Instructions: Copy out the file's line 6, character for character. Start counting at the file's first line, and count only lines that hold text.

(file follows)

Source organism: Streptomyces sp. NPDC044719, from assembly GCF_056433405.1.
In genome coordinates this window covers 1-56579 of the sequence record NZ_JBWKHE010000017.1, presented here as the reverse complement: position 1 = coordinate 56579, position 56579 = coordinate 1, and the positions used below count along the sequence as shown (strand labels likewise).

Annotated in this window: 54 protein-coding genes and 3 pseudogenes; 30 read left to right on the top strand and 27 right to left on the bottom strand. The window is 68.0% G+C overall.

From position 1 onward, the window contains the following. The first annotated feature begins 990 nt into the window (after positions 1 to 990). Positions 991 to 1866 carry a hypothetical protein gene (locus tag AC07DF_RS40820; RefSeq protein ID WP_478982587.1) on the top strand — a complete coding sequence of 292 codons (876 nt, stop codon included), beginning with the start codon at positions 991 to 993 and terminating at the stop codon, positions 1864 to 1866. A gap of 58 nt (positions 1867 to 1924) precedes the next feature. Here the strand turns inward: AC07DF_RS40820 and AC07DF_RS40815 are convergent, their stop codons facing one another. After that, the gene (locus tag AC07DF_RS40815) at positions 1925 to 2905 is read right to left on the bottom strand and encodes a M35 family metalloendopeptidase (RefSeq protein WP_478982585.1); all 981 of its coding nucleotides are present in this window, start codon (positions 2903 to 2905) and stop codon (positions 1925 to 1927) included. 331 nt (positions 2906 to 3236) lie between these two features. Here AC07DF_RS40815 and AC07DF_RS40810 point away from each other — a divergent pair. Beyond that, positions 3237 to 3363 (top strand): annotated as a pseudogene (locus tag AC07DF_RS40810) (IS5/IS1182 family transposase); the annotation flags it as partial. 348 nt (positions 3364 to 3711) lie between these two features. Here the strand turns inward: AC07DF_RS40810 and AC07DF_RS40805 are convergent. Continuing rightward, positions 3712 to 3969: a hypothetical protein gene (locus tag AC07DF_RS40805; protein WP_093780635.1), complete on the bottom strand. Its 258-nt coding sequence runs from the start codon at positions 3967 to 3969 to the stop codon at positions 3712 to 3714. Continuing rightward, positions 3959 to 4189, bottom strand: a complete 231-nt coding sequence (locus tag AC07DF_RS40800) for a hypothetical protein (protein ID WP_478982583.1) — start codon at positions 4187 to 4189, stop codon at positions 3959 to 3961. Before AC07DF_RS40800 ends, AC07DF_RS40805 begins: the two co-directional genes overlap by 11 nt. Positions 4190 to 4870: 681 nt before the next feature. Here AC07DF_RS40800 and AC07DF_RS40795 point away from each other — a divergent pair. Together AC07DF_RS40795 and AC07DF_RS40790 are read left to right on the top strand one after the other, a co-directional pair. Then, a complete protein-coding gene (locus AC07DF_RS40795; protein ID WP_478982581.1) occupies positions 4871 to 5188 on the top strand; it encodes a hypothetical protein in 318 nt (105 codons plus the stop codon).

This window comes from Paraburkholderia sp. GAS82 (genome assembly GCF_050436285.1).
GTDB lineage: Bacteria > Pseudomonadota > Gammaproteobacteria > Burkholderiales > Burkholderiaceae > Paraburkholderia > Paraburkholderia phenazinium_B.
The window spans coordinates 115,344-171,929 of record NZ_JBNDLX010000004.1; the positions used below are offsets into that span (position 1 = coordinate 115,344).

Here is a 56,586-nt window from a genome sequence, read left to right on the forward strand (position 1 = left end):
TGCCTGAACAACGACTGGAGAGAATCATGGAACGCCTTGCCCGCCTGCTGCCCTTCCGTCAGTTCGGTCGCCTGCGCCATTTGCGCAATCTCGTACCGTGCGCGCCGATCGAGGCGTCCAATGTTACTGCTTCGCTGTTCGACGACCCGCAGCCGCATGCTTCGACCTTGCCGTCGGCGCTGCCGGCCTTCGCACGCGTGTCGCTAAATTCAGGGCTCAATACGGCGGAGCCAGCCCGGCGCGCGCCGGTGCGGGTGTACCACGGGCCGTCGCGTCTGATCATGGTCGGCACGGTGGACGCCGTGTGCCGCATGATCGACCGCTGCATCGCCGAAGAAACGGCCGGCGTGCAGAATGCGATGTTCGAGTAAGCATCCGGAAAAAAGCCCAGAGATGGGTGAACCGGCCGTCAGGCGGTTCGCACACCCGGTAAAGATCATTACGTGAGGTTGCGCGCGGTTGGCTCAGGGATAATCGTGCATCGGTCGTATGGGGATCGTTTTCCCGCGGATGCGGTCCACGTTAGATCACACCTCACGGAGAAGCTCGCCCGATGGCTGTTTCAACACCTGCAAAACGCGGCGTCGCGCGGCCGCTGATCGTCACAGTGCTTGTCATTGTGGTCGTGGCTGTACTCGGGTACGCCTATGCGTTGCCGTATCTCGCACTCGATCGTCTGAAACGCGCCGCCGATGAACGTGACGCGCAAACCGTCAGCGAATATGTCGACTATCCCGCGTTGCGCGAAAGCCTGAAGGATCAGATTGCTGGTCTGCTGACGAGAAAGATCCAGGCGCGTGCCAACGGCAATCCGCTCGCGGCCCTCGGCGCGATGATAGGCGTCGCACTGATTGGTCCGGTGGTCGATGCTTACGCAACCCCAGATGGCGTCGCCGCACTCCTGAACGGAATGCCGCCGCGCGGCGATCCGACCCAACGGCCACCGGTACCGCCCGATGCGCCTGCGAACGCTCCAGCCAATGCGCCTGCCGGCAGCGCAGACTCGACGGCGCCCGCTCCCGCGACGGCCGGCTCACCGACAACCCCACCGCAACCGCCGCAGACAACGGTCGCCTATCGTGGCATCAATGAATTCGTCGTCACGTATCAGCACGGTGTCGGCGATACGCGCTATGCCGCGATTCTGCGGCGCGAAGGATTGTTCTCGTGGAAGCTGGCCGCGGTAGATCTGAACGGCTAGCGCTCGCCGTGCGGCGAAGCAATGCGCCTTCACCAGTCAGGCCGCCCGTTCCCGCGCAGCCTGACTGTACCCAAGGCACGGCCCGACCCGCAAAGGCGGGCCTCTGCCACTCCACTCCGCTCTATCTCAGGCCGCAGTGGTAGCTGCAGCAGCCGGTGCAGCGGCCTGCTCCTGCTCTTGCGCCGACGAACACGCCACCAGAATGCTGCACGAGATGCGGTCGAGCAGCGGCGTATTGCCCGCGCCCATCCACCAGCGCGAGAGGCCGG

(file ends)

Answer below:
GTDB lineage: Bacteria > Pseudomonadota > Gammaproteobacteria > Burkholderiales > Burkholderiaceae > Paraburkholderia > Paraburkholderia phenazinium_B.